The aged care royal commission is holding its next public hearing in Canberra this week.

An interim report that the commission delivered in October saw the Federal Government rush to pledge over half a billion dollars to the sector, including $25 million to reduce the use of prescribed medication to restrain people.

Ahead of the latest hearings in Canberra, doctors say there is much more to be addressed.

The royal commission will now focus on the provision of primary health services in aged care, specialist treatment and palliative care.

It will look at the access that older Australians have to mental health services.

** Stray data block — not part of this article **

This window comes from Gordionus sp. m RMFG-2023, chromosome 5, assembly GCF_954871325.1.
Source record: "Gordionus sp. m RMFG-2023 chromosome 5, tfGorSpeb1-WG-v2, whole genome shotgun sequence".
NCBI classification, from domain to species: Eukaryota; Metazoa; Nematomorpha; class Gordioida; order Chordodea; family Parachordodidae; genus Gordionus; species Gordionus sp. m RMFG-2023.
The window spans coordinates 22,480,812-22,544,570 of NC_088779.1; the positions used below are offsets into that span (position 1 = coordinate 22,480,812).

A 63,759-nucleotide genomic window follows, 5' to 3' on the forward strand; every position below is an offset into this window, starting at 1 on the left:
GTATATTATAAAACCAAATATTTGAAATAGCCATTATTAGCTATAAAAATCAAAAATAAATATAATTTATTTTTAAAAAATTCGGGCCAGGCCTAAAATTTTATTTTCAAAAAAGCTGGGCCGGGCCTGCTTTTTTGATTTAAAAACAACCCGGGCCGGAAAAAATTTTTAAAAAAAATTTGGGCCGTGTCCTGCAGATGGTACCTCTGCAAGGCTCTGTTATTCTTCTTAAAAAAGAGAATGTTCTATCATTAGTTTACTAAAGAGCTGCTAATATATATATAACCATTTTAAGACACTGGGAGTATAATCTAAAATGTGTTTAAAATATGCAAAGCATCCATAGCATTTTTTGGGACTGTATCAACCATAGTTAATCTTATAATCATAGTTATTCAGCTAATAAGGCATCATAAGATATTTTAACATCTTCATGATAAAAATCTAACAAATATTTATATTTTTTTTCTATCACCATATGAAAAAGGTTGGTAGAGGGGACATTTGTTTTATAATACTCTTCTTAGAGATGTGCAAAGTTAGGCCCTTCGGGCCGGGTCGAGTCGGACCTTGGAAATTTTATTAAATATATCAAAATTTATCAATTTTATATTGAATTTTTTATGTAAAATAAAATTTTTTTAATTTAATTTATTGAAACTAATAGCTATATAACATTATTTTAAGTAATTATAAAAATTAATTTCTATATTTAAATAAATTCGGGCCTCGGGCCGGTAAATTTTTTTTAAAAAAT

Ian Yates, CEO of the Councils on the Ageing (COTA) Australia, says access to such services is pretty poor.

“Once a person is in residential aged care, there is a strong tendency across Australia for them to not have the same kind of access to the health system as they used to when they were living in the community,” he said.

“That's not fair, it shouldn't happen.

“There are doctors who will say; ‘Ah well, getting depressed goes with getting older’.”

Several advocates say that older Australians in aged care are often left with a rushed visit from a visiting GP – a very different experience to visiting a doctor in their rooms to fully discuss something like mental health.

Early recommendations include training GPs in aged care sub-specialities, so they could spend their entire day working in the sector.

Others are advocating for individuals to have their choice of medical practitioner.